- The upgrades are sweet. In addition to offering a panoply of tech and comfort choices in the XLT and Lariat models, Ford has partnered with Yakima to provide custom-made accessories, such as kayak racks, bike racks and truck-bed storage options. These add-ons can be financed and warrantied with the rest of the vehicle.
The two reservations:
- Can the engine last over the long run? The Ranger’s chief competitors offer tried-and-proven V-6s. Ford offers just a comparatively tiny 2.3-litre, turbo-boosted four cylinder. It delivers more power than the previous Ranger’s V-6 (torque is rated at 310 lb/ft; the old Ranger’s V6 was rated at 238 lb/ft), and can tow up to 3,400 kilograms. Although Ford can cite experience with eco-boost engines that suggest they are “Ford tough,” the true test will be consumers’ experience over time.
- The bare-bones LT model is not cheap. Although it’s low on tech, has rubber mats and a tiny screen barely three fingers tall, it still lists north of $30,000 in Canada.
Ford introduced overtime at its retooled Michigan assembly plant to keep up with initial demand for the Ranger. The company reported sales of 1,200 units in the first month and said 300,000 people have expressed some kind of willingness to buy a Ranger. The company also recalled 3,500 Rangers in the first week of February because of wiring that may prevent the vehicle from locking in park, and then allowing the driver to shift out of park with the vehicle off.
- Base price/as tested: $30,969/37,339
- Engine: 2.3-litre Ecoboost turbocharged four-cylinder
- Transmission/Drive: 10 speed/all-wheel
- Fuel economy (litres/100km): 11.8 city, 9.8 hwy
- Alternatives: Toyota Tacoma, Nissan Frontier, GMC Canyon/Chevy Colorado
The Ranger takes styling cues from its big brother, the F-150, and adds a touch of “bratty sibling” to the look. It looks equally comfortable in the city or off-road.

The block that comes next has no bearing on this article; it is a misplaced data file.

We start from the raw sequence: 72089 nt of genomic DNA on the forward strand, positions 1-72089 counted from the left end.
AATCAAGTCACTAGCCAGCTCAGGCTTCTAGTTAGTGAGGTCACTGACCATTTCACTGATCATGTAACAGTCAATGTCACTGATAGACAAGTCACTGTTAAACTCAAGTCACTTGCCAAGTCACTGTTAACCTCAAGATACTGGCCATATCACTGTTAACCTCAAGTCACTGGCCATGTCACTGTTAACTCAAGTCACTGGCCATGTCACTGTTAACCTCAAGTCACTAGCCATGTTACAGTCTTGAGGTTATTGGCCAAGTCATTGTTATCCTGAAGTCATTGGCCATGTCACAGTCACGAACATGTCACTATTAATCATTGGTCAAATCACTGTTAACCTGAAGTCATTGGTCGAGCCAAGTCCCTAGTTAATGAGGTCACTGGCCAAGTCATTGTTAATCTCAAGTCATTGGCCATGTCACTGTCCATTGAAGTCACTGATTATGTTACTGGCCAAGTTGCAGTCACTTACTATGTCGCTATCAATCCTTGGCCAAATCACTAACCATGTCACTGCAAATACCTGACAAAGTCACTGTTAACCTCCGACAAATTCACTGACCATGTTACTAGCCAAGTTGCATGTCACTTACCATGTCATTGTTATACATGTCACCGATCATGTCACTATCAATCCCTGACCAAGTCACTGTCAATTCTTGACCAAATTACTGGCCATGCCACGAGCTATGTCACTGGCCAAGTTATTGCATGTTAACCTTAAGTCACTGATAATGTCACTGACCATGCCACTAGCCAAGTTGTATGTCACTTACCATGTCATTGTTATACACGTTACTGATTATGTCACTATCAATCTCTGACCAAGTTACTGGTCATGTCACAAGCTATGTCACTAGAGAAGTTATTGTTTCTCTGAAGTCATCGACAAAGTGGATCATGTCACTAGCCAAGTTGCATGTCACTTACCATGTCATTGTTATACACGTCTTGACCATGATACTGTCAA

The interior of the super-crew model seats five with adequate, but not generous, rear legroom. The base XL model is all work, right down to the rubber floor mats. The top-end Lariat trim level has handsome tan-coloured leather and an eight-inch touchscreen infotainment system running Ford’s SYNC 3 software, as well as a pair of colour displays in the instrument cluster.
The mid- to high-level trim levels (XLT and Lariat) ride smoothly and stay remarkably level through speedy turns. The little 2.3-litre four cylinder engine has V-6 power thanks to turbo boost, with rapid throttle response. Off-road capability on the optional FX4 package is exceptional.
There is lots of great tech available, if you’re willing to ante up for optional features, such as Ford’s SYNC 3 system. The instrument cluster features dual LCD productivity screens for real-time vehicle, navigation and audio information. The XLT and Lariat also come with a blind-spot information system to ease manoeuvres with a trailer. Optional features include 4G LTE WiFi hotspot functionality, 115-volt power outlets, a B&O Play sound system, navigation, and LED headlights and taillights.
The five-foot box is the only option on the super-crew (five-passenger) configuration. The super-cab (with the mini jump seats) has a much roomier six-foot box.
The verdict: 8.5
This thoroughly modern pickup is laying down a challenge to the Toyota Tacoma, which has long dominated the segment. Smoother, slicker, more agile and more refined than its Japanese competitor, this Ranger should be on your short-list of mid-sized pickup choices.
The writer was a guest of the automaker. Content was not subject to approval.